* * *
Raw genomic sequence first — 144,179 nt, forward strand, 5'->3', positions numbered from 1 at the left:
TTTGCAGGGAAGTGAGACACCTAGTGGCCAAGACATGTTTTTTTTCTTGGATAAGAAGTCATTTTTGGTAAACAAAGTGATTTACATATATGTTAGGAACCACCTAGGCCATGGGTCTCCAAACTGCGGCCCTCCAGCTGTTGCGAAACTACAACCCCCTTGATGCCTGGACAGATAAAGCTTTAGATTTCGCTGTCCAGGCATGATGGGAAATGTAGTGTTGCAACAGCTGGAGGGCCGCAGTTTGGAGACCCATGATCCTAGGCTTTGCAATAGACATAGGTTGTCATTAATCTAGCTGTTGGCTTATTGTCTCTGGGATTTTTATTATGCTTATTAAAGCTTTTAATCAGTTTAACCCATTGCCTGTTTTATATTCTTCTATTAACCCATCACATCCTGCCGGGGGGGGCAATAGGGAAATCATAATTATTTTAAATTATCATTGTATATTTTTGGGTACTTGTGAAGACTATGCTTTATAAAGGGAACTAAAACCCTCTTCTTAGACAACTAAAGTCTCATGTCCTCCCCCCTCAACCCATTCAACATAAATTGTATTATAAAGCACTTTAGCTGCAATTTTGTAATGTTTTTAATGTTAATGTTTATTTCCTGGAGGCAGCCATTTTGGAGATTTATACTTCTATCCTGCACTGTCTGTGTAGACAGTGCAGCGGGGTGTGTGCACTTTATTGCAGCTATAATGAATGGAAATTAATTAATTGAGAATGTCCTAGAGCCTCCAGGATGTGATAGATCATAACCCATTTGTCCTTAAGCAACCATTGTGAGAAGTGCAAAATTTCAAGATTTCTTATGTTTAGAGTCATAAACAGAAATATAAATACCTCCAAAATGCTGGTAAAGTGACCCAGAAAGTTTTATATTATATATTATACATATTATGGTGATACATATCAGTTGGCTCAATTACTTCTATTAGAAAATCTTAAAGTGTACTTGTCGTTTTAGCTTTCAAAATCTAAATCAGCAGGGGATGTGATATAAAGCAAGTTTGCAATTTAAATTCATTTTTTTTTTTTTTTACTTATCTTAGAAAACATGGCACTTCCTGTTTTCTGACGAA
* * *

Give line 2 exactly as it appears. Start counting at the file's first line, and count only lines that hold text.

TTTGCAGGGAAGTGAGACACCTAGTGGCCAAGACATGTTTTTTTTCTTGGATAAGAAGTCATTTTTGGTAAACAAAGTGATTTACATATATGTTAGGAACCACCTAGGCCATGGGTCTCCAAACTGCGGCCCTCCAGCTGTTGCGAAACTACAACCCCCTTGATGCCTGGACAGATAAAGCTTTAGATTTCGCTGTCCAGGCATGATGGGAAATGTAGTGTTGCAACAGCTGGAGGGCCGCAGTTTGGAGACCCATGATCCTAGGCTTTGCAATAGACATAGGTTGTCATTAATCTAGCTGTTGGCTTATTGTCTCTGGGATTTTTATTATGCTTATTAAAGCTTTTAATCAGTTTAACCCATTGCCTGTTTTATATTCTTCTATTAACCCATCACATCCTGCCGGGGGGGGCAATAGGGAAATCATAATTATTTTAAATTATCATTGTATATTTTTGGGTACTTGTGAAGACTATGCTTTATAAAGGGAACTAAAACCCTCTTCTTAGACAACTAAAGTCTCATGTCCTCCCCCCTCAACCCATTCAACATAAATTGTATTATAAAGCACTTTAGCTGCAATTTTGTAATGTTTTTAATGTTAATGTTTATTTCCTGGAGGCAGCCATTTTGGAGATTTATACTTCTATCCTGCACTGTCTGTGTAGACAGTGCAGCGGGGTGTGTGCACTTTATTGCAGCTATAATGAATGGAAATTAATTAATTGAGAATGTCCTAGAGCCTCCAGGATGTGATAGATCATAACCCATTTGTCCTTAAGCAACCATTGTGAGAAGTGCAAAATTTCAAGATTTCTTATGTTTAGAGTCATAAACAGAAATATAAATACCTCCAAAATGCTGGTAAAGTGACCCAGAAAGTTTTATATTATATATTATACATATTATGGTGATACATATCAGTTGGCTCAATTACTTCTATTAGAAAATCTTAAAGTGTACTTGTCGTTTTAGCTTTCAAAATCTAAATCAGCAGGGGATGTGATATAAAGCAAGTTTGCAATTTAAATTCATTTTTTTTTTTTTTTACTTATCTTAGAAAACATGGCACTTCCTGTTTTCTGACGAA